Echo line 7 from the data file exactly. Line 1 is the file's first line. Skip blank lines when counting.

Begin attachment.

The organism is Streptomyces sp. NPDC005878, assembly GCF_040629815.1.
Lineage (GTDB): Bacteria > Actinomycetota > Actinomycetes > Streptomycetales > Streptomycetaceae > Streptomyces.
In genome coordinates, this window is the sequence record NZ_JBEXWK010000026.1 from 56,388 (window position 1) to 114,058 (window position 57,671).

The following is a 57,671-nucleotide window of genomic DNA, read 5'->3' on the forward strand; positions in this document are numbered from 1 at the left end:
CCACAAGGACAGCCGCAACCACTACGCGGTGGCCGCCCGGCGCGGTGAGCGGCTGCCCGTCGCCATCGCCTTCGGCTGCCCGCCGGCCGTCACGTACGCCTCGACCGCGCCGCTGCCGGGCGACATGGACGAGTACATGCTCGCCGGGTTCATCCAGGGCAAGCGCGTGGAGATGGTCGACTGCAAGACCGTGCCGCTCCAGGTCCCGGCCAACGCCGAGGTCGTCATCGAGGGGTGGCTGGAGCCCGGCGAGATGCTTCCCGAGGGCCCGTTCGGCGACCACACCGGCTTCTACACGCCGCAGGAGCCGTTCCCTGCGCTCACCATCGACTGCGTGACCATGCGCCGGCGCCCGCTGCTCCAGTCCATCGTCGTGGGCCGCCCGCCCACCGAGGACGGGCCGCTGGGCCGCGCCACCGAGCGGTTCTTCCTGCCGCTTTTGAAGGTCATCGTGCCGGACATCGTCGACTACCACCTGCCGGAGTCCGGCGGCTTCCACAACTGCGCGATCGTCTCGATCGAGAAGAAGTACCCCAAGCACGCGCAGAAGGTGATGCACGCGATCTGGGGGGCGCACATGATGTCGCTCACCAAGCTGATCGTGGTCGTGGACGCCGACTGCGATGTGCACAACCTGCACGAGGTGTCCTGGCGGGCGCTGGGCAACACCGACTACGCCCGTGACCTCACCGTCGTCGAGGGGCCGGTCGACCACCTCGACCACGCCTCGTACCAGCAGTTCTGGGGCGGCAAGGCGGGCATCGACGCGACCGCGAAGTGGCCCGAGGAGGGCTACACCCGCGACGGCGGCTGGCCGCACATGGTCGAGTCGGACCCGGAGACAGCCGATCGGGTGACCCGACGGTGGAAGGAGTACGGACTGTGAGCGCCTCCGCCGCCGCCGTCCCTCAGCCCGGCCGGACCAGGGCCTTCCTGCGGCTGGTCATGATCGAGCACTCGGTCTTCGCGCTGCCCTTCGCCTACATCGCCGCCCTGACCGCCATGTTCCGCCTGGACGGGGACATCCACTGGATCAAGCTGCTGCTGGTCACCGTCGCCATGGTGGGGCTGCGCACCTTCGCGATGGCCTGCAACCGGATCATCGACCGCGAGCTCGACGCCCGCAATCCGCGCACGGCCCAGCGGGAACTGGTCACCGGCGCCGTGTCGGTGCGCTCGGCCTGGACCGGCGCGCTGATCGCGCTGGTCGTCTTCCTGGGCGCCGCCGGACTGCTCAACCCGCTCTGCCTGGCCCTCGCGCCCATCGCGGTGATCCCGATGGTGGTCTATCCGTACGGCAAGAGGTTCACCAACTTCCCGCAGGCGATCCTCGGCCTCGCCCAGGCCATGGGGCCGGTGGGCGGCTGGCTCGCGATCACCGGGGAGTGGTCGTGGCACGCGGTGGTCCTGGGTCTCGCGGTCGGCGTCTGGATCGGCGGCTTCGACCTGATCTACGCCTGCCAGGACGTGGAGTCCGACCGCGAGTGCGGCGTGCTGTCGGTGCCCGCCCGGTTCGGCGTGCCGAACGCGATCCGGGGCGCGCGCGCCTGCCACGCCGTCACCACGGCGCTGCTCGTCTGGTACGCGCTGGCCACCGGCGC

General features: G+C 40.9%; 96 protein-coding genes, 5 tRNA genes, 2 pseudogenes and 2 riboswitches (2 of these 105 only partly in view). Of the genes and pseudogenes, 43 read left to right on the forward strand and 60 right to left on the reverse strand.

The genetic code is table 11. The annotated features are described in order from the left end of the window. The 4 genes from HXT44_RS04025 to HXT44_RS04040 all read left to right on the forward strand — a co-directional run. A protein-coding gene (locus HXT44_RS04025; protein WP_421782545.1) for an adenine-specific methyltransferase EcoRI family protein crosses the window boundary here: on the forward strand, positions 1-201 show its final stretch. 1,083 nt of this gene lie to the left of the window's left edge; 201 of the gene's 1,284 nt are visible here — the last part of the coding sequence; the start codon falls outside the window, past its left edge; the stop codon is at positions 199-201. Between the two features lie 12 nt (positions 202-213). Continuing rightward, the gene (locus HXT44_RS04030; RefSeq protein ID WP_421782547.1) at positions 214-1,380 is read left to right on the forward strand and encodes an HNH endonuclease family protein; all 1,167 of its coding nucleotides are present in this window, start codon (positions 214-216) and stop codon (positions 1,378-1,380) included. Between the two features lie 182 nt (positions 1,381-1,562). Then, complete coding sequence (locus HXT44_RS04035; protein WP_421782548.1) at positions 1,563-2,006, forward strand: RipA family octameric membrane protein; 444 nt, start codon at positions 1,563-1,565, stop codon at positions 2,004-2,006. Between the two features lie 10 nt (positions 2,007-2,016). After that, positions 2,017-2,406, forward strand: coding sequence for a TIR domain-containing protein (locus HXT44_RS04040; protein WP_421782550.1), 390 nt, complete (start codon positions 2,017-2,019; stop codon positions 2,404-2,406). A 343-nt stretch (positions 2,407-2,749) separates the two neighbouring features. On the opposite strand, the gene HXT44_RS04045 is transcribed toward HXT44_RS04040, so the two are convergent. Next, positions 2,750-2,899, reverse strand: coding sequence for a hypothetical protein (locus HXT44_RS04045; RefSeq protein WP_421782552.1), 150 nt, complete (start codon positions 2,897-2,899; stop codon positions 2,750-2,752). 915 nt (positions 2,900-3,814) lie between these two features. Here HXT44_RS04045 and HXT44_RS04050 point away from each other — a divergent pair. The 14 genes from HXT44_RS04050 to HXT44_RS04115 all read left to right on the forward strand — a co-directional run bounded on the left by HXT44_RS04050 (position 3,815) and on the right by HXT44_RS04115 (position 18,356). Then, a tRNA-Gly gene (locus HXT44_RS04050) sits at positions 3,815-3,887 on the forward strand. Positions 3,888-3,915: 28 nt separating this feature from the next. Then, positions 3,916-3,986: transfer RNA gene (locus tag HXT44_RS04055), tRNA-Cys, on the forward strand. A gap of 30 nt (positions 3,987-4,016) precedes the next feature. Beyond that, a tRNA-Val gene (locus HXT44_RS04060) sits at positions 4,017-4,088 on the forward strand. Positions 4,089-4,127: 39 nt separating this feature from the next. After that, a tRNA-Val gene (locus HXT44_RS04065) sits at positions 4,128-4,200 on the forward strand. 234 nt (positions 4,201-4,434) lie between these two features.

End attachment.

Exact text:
The genetic code is table 11. The annotated features are described in order from the left end of the window. The 4 genes from HXT44_RS04025 to HXT44_RS04040 all read left to right on the forward strand — a co-directional run. A protein-coding gene (locus HXT44_RS04025; protein WP_421782545.1) for an adenine-specific methyltransferase EcoRI family protein crosses the window boundary here: on the forward strand, positions 1-201 show its final stretch. 1,083 nt of this gene lie to the left of the window's left edge; 201 of the gene's 1,284 nt are visible here — the last part of the coding sequence; the start codon falls outside the window, past its left edge; the stop codon is at positions 199-201. Between the two features lie 12 nt (positions 202-213). Continuing rightward, the gene (locus HXT44_RS04030; RefSeq protein ID WP_421782547.1) at positions 214-1,380 is read left to right on the forward strand and encodes an HNH endonuclease family protein; all 1,167 of its coding nucleotides are present in this window, start codon (positions 214-216) and stop codon (positions 1,378-1,380) included. Between the two features lie 182 nt (positions 1,381-1,562). Then, complete coding sequence (locus HXT44_RS04035; protein WP_421782548.1) at positions 1,563-2,006, forward strand: RipA family octameric membrane protein; 444 nt, start codon at positions 1,563-1,565, stop codon at positions 2,004-2,006. Between the two features lie 10 nt (positions 2,007-2,016). After that, positions 2,017-2,406, forward strand: coding sequence for a TIR domain-containing protein (locus HXT44_RS04040; protein WP_421782550.1), 390 nt, complete (start codon positions 2,017-2,019; stop codon positions 2,404-2,406). A 343-nt stretch (positions 2,407-2,749) separates the two neighbouring features. On the opposite strand, the gene HXT44_RS04045 is transcribed toward HXT44_RS04040, so the two are convergent. Next, positions 2,750-2,899, reverse strand: coding sequence for a hypothetical protein (locus HXT44_RS04045; RefSeq protein WP_421782552.1), 150 nt, complete (start codon positions 2,897-2,899; stop codon positions 2,750-2,752). 915 nt (positions 2,900-3,814) lie between these two features. Here HXT44_RS04045 and HXT44_RS04050 point away from each other — a divergent pair. The 14 genes from HXT44_RS04050 to HXT44_RS04115 all read left to right on the forward strand — a co-directional run bounded on the left by HXT44_RS04050 (position 3,815) and on the right by HXT44_RS04115 (position 18,356). Then, a tRNA-Gly gene (locus HXT44_RS04050) sits at positions 3,815-3,887 on the forward strand. Positions 3,888-3,915: 28 nt separating this feature from the next. Then, positions 3,916-3,986: transfer RNA gene (locus tag HXT44_RS04055), tRNA-Cys, on the forward strand. A gap of 30 nt (positions 3,987-4,016) precedes the next feature. Beyond that, a tRNA-Val gene (locus HXT44_RS04060) sits at positions 4,017-4,088 on the forward strand. Positions 4,089-4,127: 39 nt separating this feature from the next. After that, a tRNA-Val gene (locus HXT44_RS04065) sits at positions 4,128-4,200 on the forward strand. 234 nt (positions 4,201-4,434) lie between these two features.